I spent countless hours working on my personal statement. I knew that it was my one chance to get to interview at Medical School and I was determined to give myself that chance. My strategy was to write a draft, edit it myself, have it reviewed by someone, make the changes that they suggested and then get someone different to review it. I went through the cycle of reviewing and editing for weeks, and by the time I submitted my personal statement through UCAS I was on my 17th draft. It had been read by anyone who I thought could give me valuable advice – both my parents, my form tutor, each of my subject teachers, the Head of Sixth Form, the pharmacist who I worked for… This process was extremely time-consuming. I want to help simplify the review, feedback and editing process for you by offering a one-stop professional personal statement review. You can get your personal statement reviewed here for in-depth analysis and suggestions for improvement.
Around the same time I was also wading through huge amounts of information in an attempt to decide which four of the Medical Schools I should apply to. I had a stack of prospectuses from about 15 of the Medical Schools that I was considering, and I visited nine of these on Open Days. I drew up huge lists and charts to compare each Medical School to try to make sense of it all. .
I breathed a sigh of relief once I had chosen my four Medical Schools – Brighton & Sussex, Nottingham, Leicester and East Anglia – and submitted my application. This relief was soon replaced by anticipation and nervousness while I waited to find out if I would get any interviews. I was amazed to be invited to interview at all four of the Medical Schools that I had applied to!
I wanted to do my best at each interview, but I didn’t really know how to prepare myself. My school offered two mock interview sessions for students applying to Medicine and I thought that this would be sufficient preparation. I went to the first mock interview and had to muddle my way through the session, having not really thought in advance about how I would answer even the most obvious questions. After that disastrous first mock interview, I found a list of example questions online and thought about how I would respond to each of them. I also made sure that I brought myself up-to-date with current issues in the NHS and read a couple of health articles so that I could discuss them at interview if needed. The second mock interview at my school arrived, and it went much more smoothly. Investing some time in preparation had been worthwhile, and this increased my confidence for the real interviews (although I was still a bundle of nerves on the day). Medical School Interview Success provides you with a downloadable list of example interview questions, advice about how to formulate a great answer and how to manage nerves before your interview. You can also book a 30 minute 1-to-1 mock interview with me over Skype with individual feedback on your performance and advice.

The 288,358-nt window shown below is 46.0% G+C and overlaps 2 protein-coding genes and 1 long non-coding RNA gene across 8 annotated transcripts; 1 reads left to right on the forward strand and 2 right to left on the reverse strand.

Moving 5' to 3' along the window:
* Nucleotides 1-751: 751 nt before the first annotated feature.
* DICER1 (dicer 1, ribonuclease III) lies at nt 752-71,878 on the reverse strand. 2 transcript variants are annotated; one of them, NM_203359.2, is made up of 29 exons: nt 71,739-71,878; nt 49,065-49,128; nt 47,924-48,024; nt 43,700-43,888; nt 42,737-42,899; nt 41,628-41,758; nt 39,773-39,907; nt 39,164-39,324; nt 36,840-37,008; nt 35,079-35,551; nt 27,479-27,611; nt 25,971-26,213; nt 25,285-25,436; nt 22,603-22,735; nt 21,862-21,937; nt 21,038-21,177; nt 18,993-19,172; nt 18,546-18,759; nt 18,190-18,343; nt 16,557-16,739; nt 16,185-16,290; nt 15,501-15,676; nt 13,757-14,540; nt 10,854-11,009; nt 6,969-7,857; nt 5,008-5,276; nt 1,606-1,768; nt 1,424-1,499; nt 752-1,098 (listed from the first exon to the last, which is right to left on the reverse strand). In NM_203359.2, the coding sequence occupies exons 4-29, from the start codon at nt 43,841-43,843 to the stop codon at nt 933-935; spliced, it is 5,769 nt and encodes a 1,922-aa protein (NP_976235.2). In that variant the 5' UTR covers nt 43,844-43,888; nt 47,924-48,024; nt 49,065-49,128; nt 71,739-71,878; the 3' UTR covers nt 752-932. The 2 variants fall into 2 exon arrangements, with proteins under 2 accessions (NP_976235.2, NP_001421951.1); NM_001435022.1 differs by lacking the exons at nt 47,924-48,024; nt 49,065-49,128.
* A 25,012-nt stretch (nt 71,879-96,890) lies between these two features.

I was lucky enough to receive an offer from three of the four Medical Schools that I applied to, including my top choice which was Brighton & Sussex Medical School. I started studying at BSMS in 2012 and graduated in 2017. I now work as a Junior Doctor in the South East of England, and am excited to help new students through the application process to begin their journey in Medicine.